Vermenton 1699 - Versailles 1789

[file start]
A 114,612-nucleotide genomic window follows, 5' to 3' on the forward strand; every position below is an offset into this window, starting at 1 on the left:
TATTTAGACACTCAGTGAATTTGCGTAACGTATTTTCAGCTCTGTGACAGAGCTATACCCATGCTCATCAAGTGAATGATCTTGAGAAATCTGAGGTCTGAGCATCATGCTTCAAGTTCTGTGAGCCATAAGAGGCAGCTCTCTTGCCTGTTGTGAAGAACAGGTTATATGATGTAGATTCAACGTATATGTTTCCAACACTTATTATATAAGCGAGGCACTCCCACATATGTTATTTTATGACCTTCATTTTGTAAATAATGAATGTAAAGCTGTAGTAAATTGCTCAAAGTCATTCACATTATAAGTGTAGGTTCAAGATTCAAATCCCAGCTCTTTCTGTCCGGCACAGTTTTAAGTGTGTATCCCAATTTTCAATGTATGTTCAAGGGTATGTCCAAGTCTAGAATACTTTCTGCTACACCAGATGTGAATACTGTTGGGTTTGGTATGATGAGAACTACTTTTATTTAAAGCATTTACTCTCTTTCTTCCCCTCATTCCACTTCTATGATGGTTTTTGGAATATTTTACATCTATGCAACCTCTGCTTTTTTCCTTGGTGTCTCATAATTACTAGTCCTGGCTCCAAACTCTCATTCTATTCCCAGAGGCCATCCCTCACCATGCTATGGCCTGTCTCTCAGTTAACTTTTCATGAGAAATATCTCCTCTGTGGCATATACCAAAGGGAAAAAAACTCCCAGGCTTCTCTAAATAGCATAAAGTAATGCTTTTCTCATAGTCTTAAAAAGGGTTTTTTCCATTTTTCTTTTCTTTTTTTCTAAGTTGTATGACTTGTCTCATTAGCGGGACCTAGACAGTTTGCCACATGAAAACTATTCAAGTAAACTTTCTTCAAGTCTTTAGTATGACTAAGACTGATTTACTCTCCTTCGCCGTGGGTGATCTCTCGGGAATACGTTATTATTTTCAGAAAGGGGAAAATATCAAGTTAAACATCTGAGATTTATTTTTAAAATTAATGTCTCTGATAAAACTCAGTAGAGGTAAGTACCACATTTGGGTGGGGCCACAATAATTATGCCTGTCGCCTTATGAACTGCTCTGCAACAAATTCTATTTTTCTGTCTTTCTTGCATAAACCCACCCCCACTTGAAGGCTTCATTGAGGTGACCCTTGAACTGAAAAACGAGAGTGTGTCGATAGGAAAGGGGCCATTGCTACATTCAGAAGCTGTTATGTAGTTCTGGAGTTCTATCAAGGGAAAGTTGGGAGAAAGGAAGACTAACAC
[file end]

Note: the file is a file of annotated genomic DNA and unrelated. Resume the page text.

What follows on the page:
The 18th century French painter Etienne Jeaurat was orphaned at an early age, and was trained as an artist by Nicolas Vlueghels, who took the young Jeaurat with him to Italy when he was appointed director of the Académie de France in Rome in 1724. On his return to Paris, Jeaurat began to establish a reputation as a painter of historical and mythological themes, portraits and still life compositions, as well as a series of paintings of scenes from the fables of Jean de La Fontaine. He became best known, however, as a painter of genre subjects, which often focussed on the street life of Paris, domestic interiors and the lower classes of urban society. Agrée at the Académie Royale in 1731 and reçu as a history painter, with a painting of Pyramus and Thisbe, three years later, Jeaurat maintained a lifelong association with the Academy; he was appointed a professor there in 1737, rector in 1765 and chancellor in 1781. He exhibited for the first time at the Salon in 1737, where he continued to show regularly until 1769, and among his patrons was Louis XV, who commissioned a series of paintings of mythological subjects in the 1740s. Unlike the much younger Jean-Baptiste Greuze, Jeaurat was as highly regarded as a history painter as he was for his genre pictures, and in 1747 he was one of ten Academicians selected for a competition devoted to history painting. (His concours painting of Diogenes Drinking from his Hand after Breaking his Cup was displayed in the Cour d’Apollon of the Louvre and is now at Fontainebleau.) Many of Jeaurat’s paintings were reproduced in the form of popular engravings, while he also designed tapestries for the Gobelins manufactury. He received several honours during his long career, and in 1767 was appointed garde des tableaux du Roi, or keeper of the Royal collection of paintings, at Versailles.